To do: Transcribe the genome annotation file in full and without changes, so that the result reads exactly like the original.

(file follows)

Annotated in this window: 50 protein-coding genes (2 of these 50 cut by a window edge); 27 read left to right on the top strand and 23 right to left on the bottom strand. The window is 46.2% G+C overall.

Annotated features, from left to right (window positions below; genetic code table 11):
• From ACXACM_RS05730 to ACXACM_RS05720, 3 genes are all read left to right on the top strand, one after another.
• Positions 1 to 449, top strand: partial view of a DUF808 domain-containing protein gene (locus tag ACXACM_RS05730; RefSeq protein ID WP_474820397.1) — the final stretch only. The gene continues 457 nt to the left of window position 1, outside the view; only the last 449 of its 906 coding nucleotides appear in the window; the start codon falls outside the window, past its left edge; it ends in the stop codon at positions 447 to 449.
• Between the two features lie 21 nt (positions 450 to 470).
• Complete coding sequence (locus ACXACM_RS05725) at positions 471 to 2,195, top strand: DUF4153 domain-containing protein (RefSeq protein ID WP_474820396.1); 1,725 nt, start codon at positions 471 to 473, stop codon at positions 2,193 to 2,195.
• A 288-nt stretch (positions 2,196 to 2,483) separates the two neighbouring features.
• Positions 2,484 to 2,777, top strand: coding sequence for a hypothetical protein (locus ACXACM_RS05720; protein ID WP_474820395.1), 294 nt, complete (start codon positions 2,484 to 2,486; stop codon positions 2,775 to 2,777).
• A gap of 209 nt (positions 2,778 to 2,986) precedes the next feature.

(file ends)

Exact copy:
Annotated in this window: 50 protein-coding genes (2 of these 50 cut by a window edge); 27 read left to right on the top strand and 23 right to left on the bottom strand. The window is 46.2% G+C overall.

Annotated features, from left to right (window positions below; genetic code table 11):
• From ACXACM_RS05730 to ACXACM_RS05720, 3 genes are all read left to right on the top strand, one after another.
• Positions 1 to 449, top strand: partial view of a DUF808 domain-containing protein gene (locus tag ACXACM_RS05730; RefSeq protein ID WP_474820397.1) — the final stretch only. The gene continues 457 nt to the left of window position 1, outside the view; only the last 449 of its 906 coding nucleotides appear in the window; the start codon falls outside the window, past its left edge; it ends in the stop codon at positions 447 to 449.
• Between the two features lie 21 nt (positions 450 to 470).
• Complete coding sequence (locus ACXACM_RS05725) at positions 471 to 2,195, top strand: DUF4153 domain-containing protein (RefSeq protein ID WP_474820396.1); 1,725 nt, start codon at positions 471 to 473, stop codon at positions 2,193 to 2,195.
• A 288-nt stretch (positions 2,196 to 2,483) separates the two neighbouring features.
• Positions 2,484 to 2,777, top strand: coding sequence for a hypothetical protein (locus ACXACM_RS05720; protein ID WP_474820395.1), 294 nt, complete (start codon positions 2,484 to 2,486; stop codon positions 2,775 to 2,777).
• A gap of 209 nt (positions 2,778 to 2,986) precedes the next feature.